Social Security numbers are considered private information until the SSN-holder dies, so it won't appear in things like voter records. There was a brief period when it was included in some public records, but that trend has quickly died (and reversed). The original purpose of the SSDI was for third parties with a legitimate interest (e.g., other federal agencies, state governments, employers) to determine whether the SSN was being used fraudulently.

There are at least two kinds of records where SSNs do (sometimes, but not always) show up - death certificates and burial records. In the State of Pennsylvania, death certificates included a field for SSN starting in mid-1941 (although for quite awhile, the space was often left blank, or entered as "none"). I presume that other states are similar.

Pennsylvania veterans' burial cards sometimes also include the deceased's SSN along with their military service serial number. I've also seen the SSN listed in the burial records on some cemetery websites (I don't recall whether any of them will let you search using SSN).

It's mostly useful as evidence that the death certificate or burial record matches the SSDI, in case one or the other is missing something like the DOB or middle name. So far as using it as a key, not so much.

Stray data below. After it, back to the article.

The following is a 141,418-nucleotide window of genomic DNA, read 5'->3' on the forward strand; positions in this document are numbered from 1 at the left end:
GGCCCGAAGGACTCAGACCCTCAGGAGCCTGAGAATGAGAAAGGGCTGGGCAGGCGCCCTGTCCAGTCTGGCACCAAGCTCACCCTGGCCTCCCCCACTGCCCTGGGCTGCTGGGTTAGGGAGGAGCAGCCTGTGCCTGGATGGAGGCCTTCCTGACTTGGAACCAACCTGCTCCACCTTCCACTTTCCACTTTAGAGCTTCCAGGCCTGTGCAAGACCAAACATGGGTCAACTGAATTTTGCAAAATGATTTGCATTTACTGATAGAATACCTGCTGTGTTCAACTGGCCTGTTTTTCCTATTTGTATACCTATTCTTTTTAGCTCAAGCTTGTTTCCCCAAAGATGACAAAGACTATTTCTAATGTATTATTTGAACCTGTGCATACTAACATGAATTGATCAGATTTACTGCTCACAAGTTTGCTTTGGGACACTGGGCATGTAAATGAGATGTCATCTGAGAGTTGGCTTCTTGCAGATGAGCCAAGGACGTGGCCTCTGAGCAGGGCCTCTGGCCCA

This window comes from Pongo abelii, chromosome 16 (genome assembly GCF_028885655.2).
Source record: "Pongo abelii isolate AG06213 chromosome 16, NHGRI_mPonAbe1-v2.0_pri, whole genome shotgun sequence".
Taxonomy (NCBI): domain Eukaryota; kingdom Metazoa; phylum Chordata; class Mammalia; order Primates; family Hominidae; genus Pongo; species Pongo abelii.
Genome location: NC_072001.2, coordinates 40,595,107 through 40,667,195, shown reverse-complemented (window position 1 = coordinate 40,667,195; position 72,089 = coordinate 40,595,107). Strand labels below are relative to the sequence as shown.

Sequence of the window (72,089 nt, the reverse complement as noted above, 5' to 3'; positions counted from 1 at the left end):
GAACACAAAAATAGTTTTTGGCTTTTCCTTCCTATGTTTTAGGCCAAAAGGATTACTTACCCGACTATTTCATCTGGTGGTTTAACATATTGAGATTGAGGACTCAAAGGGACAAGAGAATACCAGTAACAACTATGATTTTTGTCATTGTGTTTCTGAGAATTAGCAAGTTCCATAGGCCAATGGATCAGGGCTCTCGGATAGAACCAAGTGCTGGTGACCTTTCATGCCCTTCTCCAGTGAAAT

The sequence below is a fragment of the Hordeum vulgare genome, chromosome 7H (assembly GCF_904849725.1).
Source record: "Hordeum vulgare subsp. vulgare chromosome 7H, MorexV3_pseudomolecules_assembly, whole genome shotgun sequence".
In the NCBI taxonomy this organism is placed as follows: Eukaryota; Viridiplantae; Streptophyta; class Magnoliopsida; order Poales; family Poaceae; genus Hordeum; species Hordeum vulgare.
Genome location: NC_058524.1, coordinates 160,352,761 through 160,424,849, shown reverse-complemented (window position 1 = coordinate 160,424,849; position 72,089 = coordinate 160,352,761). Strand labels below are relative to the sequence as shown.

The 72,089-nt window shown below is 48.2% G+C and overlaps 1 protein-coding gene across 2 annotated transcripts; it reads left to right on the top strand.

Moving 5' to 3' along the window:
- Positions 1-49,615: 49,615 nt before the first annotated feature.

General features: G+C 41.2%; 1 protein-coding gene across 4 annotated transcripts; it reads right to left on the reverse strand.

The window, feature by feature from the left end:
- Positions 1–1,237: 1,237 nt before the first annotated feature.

| improve this answer | |
  • 1
    That's a good point about the SSN sometimes appearing on death certificates, such as genealogy.az.gov/azdeath/0250/2501749.pdf -- however that state (Arizona) doesn't appear to index the numbers nor (as a result) offer any way to search by them. Probably the same for most/all states. But, as you say, the SSN is a good way to cross-check it's the same person once the record has been found some other way. – Rob Hoare Jan 15 '14 at 3:34
7

The SSA retrospective The Story of the Social Security Number traces the changes in Social Security card evidence requirements from 1936–2008, and has a table of legislated and regulatory requirements for using Social Security numbers (SSNs) from 1943–2008.

These tables provide clues as to what other records may have been created about an individual that might contain an SSN. If you have any of those records, matching the SSN will give you some confidence that the records belong to the same individual. However, there are some things to consider: